The results of the election were as follows, the Liberals got 158 seats, Conservatives have 119 seats, while the BQ got 34 seats and the NDP have 25 seats with the Green getting only 2 seats. To get a majority 170 seats are required.
Talk about a total waste of time and money, we are right back where we were before the call of this election. Trudeau won a third term in this snap election though fell short of regaining the majority he was seeking, forcing him to rely on smaller parties in another fragmented parliament. Trudeau’s Liberal Party was elected or leading in 158 of the 338 seats in the House of Commons, with 99% of the polls reporting. That’s one more seat than he won in the last election in 2019. The main opposition Conservatives, under Erin O’Toole, won 119 seats, two fewer than last time.
For the second straight election, though, the Liberals lost the popular vote to the Conservatives and won only because of strong showing in Toronto, Montreal and other cities. Overall, the result leaves parliament little changed from what it was before Trudeau called the vote – a stable minority that gives the prime minister license to continue pursuing a pre-election big spending agenda that had already received parliamentary backing earlier this year. In addition, Trudeau should easily find support in the legislature to press ahead with new campaign pledges such as raising taxes on financial institutions and imposing stricter emission rules for oil and gas sector.
This reelection of Trudeau points to ongoing heavy fiscal support and some upside bias towards wider deficits in the medium term. Other initiatives expected to be brought forward quickly include new regulations that will compel media stream services and social platforms like Netflix and TikTok to finance and promote Canadian content. Trudeau had introduced a bill to regulate the sector in the previous parliament that never won passage through the Senate before the election was called.
The Liberal victory is a historic milestone for Trudeau, marking only the eighth time a Canadian leader has won three successive elections, Trudeau’s father, also did it. It also represents a comeback of sorts for Trudeau, whose party was trailing in the polls midway through the five-week campaign. But the outcome is also rebuke of Trudeau’s decision to call a snap election that many Canadians saw as a power grab while the COVID-19 pandemic still rages. With more than 90% of polls reporting, the Liberals had just 32.2% of the national vote. That would be the lowest share for any governing party in the nation’s history. The Conservatives stood at 34%.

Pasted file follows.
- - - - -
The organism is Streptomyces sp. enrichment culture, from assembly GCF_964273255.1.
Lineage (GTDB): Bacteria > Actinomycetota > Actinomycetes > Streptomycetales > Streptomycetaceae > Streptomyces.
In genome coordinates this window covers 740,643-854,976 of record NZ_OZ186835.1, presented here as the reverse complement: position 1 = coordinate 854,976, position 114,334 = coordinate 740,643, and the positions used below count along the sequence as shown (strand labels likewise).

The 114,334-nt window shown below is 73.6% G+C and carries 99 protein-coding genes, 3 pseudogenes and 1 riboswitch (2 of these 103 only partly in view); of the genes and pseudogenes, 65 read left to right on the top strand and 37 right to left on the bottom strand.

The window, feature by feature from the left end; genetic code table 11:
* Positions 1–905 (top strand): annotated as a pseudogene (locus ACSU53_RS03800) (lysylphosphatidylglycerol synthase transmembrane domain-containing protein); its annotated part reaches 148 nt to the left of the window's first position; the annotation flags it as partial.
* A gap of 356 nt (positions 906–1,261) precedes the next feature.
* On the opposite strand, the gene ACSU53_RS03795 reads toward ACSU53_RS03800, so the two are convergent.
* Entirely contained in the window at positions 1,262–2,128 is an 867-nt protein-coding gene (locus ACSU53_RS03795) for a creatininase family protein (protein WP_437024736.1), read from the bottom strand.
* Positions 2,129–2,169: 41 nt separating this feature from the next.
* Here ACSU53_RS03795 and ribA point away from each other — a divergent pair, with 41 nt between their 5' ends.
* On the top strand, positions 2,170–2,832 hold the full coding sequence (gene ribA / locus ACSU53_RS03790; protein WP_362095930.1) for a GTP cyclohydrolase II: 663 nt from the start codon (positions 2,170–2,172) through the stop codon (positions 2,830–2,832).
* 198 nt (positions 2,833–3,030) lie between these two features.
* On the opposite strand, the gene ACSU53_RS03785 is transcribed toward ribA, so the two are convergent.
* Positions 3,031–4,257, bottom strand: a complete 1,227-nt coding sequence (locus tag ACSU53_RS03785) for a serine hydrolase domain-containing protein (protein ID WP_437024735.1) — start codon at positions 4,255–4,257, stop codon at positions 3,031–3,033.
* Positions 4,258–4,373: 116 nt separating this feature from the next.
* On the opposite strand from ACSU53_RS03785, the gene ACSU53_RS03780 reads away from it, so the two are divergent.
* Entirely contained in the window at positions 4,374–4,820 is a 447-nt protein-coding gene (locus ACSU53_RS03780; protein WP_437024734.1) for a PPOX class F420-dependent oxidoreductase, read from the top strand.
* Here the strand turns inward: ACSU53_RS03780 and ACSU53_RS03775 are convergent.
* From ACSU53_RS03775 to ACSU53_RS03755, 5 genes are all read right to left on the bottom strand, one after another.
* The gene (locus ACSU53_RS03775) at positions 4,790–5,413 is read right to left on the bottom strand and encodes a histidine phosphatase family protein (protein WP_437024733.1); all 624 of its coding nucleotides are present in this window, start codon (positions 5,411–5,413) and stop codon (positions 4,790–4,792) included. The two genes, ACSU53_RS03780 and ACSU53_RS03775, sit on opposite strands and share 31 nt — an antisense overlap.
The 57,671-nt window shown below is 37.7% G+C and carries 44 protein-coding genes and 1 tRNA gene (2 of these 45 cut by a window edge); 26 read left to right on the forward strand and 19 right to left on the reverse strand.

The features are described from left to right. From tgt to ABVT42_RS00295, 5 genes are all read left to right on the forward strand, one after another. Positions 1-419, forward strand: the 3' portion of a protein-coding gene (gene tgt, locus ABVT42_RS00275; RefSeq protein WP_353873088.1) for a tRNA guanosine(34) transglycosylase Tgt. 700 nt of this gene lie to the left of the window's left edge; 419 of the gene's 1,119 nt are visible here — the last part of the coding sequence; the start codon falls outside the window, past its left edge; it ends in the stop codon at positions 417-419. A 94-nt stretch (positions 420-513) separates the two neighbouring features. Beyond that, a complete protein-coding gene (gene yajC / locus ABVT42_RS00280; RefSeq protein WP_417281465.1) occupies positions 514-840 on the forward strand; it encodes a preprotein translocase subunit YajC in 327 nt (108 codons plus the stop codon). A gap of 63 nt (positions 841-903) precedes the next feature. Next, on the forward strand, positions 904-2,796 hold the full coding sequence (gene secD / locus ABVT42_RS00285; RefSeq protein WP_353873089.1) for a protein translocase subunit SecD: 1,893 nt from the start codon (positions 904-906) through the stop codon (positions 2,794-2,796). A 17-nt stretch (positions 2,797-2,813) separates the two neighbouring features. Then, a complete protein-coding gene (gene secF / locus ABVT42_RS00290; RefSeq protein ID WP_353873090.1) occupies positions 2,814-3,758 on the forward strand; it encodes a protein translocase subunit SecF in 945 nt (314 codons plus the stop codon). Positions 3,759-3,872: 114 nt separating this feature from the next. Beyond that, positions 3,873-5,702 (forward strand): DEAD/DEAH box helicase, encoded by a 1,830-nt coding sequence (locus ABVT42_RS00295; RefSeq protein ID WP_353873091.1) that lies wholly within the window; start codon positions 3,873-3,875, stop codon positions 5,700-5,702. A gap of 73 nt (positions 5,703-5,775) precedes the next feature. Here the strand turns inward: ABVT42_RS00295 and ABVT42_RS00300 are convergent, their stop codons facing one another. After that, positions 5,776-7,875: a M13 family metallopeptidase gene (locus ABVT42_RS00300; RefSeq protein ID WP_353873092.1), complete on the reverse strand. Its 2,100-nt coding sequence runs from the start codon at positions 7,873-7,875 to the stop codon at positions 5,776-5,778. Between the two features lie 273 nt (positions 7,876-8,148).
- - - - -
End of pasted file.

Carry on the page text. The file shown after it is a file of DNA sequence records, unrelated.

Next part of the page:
This is the second time voters have denied this prime minister full control of the legislature, limiting his freedom to take big risks or govern unilaterally. The results reflect a nation that’s unsure about its immediate future amid fourth wave of the pandemic. Canadians are dealing with growing debt levels and concerned about a future transition from an oil-producing nation to a low-carbon economy.
Like in 2019, when Trudeau lost his majority, the outcome also underscores the regional divisions facing the nation. Resources-rich-western Canadians again voted heavily for conservatives, a party more supportive of the energy sector. Quebecers chose to send nationalists to the legislature in large numbers, instead of siding with Trudeau’s federalist party. Trudeau will have a stable minority, as he has multiple potential partners to pass legislation, giving the prime minister maximum leverage.
Minority governments have become familiar to Canadians. The past seven elections have now produced five minority governments. They’re popular because they require the participation of several parties to make laws. However, the downside is that a minority parliament keep parties on constant campaign footing and give them less scope to consider long-term issues.
While we didn’t have to wait too long on election night to find out who will lead the next government, there are still several individual seats too close to call and it could take a few days to get clear results with many mail-in ballots still to be counted. At the time of writing this article, 17 seats had yet to be called, with the Liberals leading in eight of the races, the Conservatives leading in two, the BQ leading four and the NDP in three. The number still to be decided won’t affect the overall election result, which saw the Liberals return with a minority government.
There is a lot to think about if Trudeau couldn’t find a way to get a majority under these conditions, will he ever? I can envision Trudeau taking a long hard look at his future and ponder what he will do next. As do the other federal leaders – they didn’t win because, well none of them has a shot at becoming prime minister short of another election. The rest of the other parties did keep the Liberals from forming a majority and it seems like all bets are off.
This election cost us over 600 million and only 59% of the population turned out to vote, one of the lowest in a federal election. The one final point that resonates with me is how the next day after September 20, no one really cared or spoke about the results. It was like we never had this election, a total waste of time and money.
Looks like we will back at this in about eighteen months from now.